Guest Columns

SMITH: FORMER LEGISLATOR IMPARTED MANY LESSONS

Paul Sandoval — always true to his word

"One time Joe (Shoemaker) needed a vote on a workman’s compensation bill and asked me for it early in the session. I was a freshman and agreed. Soon, however, representatives from organized labor came down hard on me. They were lobbying very hard to kill this bill and wanted my vote. I told them that I had given my word to Joe but they still urged me to vote against the bill. So I went to Joe to explain my problem.

He said, ‘Paul, there’s only one thing that counts here in the Legislature. It’s your word.’

I then voted for Joe’s bill. It passed and Joe never forgot it.” — Paul Sandoval, state Senator, 1975-1982.

I’m thinking of Paul because he’s dealing with some serious health problems. We served together during 1975 and 1976 on the Joint Budget Committee, that rare two-year period when, because of the Watergate scandal, we Democrats controlled the House and the JBC, therefore, had three Democrats and three Republicans.

JBC members, from left, Rep. Sandy Arnold, R-Boulder, Sen. Paul Sandoval, D-Denver, Rep. David Gaon, D-Denver, and Sen. Joe Shoemaker, R-Denver, share a laugh during the 1975-76 session.
Photo by Morgan Smith/The Colorado Statesman
A Denver Democrat, Paul Sandoval added a sense of humor to the often intense Joint Budget Committee debates of the 1975 and ’76 sessions.
Photo by Morgan Smith/The Colorado Statesman

Photo by Morgan Smith/The Colorado Statesman

There were only two veteran JBC members, Senator Joe Shoemaker, R-Denver, and Representative Sandy Arnold, R-Boulder. David Gaon, D-Denver, was my House colleague and Ruth Stockton, R-Lakewood, was the other Republican Senate committee member.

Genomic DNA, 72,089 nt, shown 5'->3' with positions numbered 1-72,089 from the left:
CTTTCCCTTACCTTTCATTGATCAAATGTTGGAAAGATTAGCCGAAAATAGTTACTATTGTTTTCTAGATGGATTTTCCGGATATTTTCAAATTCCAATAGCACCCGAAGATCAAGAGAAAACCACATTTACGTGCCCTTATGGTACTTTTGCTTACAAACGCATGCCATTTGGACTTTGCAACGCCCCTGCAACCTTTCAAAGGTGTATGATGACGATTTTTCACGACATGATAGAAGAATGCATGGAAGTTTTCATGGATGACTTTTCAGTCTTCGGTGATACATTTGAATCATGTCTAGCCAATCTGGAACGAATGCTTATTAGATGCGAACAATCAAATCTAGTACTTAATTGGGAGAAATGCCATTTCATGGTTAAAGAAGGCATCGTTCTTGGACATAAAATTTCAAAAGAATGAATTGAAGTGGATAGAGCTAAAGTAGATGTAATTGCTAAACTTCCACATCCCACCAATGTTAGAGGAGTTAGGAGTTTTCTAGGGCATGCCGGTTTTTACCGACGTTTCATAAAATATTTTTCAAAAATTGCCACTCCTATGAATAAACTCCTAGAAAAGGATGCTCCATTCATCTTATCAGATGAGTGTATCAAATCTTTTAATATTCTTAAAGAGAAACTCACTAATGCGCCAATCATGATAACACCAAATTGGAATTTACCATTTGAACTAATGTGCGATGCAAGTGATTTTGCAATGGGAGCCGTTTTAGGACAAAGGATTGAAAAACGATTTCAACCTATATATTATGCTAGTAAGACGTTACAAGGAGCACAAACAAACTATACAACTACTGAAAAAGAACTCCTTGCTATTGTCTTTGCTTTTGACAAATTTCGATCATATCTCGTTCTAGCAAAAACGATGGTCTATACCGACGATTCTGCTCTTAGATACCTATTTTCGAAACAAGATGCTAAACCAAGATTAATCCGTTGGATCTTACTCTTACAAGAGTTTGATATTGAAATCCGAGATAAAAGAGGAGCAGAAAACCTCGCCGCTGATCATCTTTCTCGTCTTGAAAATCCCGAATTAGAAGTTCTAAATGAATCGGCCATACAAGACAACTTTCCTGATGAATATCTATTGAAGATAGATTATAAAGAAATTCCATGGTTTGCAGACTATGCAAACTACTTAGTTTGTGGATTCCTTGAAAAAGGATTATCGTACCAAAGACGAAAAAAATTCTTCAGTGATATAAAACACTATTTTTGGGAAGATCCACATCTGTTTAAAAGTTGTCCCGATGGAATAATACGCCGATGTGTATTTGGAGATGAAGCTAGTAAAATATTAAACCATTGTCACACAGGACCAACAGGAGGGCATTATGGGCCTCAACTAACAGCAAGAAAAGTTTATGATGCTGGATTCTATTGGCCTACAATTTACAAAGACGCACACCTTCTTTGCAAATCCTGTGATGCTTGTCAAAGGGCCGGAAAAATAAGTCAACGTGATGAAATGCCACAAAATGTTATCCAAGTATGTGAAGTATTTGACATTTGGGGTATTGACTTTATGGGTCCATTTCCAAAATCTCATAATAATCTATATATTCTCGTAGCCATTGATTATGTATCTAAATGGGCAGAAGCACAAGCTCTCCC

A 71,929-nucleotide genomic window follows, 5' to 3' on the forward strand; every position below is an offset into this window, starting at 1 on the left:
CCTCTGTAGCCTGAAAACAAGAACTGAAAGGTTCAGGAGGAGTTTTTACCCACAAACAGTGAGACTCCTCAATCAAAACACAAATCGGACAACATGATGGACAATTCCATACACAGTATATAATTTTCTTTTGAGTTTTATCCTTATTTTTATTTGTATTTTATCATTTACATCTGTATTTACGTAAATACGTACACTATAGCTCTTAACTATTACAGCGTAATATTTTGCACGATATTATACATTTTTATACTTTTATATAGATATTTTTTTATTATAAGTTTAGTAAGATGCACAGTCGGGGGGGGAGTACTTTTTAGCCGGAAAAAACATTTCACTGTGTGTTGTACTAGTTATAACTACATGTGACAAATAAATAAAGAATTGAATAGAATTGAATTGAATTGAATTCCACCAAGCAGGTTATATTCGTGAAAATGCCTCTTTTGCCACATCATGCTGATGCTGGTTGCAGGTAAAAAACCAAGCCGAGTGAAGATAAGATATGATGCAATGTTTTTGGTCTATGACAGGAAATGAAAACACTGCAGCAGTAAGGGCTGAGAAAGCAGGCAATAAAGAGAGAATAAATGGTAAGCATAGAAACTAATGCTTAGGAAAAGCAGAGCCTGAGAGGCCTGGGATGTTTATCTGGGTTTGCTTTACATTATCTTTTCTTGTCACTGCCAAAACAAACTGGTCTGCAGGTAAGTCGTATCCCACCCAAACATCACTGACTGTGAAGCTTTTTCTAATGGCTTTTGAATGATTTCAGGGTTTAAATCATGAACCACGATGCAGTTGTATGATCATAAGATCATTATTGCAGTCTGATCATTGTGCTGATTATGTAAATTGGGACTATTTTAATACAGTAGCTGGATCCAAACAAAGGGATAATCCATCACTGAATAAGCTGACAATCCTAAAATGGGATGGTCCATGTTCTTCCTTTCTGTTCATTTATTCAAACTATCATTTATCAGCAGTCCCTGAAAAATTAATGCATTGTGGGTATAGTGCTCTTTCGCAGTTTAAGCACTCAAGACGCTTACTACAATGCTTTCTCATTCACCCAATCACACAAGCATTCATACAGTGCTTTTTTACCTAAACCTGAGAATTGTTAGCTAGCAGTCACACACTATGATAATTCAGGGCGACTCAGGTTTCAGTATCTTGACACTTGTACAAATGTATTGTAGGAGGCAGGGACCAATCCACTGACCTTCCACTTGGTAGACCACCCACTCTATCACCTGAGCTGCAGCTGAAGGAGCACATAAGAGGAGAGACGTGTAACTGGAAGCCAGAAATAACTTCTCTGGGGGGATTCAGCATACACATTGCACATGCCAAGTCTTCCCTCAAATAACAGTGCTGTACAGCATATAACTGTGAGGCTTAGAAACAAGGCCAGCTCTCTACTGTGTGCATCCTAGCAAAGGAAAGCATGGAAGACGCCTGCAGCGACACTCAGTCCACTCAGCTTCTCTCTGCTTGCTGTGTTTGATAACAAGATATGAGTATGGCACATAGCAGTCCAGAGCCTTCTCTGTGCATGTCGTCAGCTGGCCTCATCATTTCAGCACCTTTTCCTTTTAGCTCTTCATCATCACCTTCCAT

Although Paul, D-Denver, was just a freshman, he was no newcomer in terms of how to get things done. The workman’s compensation vote he described above showed how quickly and skillfully he began working towards his goal of bilingual education.

Senator Joe Shoemaker had been running things up to our arrival. Near the end of the previous session, Wellington Webb, myself and others went to the last hearing of his Senate Appropriations Committee and sat dumbfounded as he held up a list of some forty or fifty bills, said that there wasn’t any money for them and then asked for a motion to postpone them all indefinitely.

Killing forty or fifty bills in one motion with no discussion? It sounds preposterous but that’s what Joe asked his committee to do. And, sure enough, the members — Democrats as well as Republicans — unanimously supported him.

“Are you legislators or just field mice?” we spectators wanted to ask those committee members.

So when our committee came together after the 1974 elections, our biggest concern was dealing with Joe. David Gaon and I spent much of our time scrapping with him over an FTE here and an FTE there, hoping that the others would support us. It was Paul, however, who saw the big picture. With the bilingual bill, he was committed to making a major change to the educational system and he knew from the outset of the session that he would need Joe Shoemaker’s help. He knew that keeping his word regarding the workman’s compensation bill was critical.

Paul also added a sense of humor to our often intense debates. As David Gaon said recently, “I will never forget Paul’s easy smile and laughter.” He would lean back with Sandy Arnold’s University of Colorado hat on, start tapping with his pencil and say something that would break the ice and help us move on.

With Paul’s help, we were able to keep the state solvent, build essential new programs and have a few laughs as well.

Morgan Smith served in the Colorado House of Representatives from 1973-1978 and was Chairman of the Joint Budget Committee in 1976.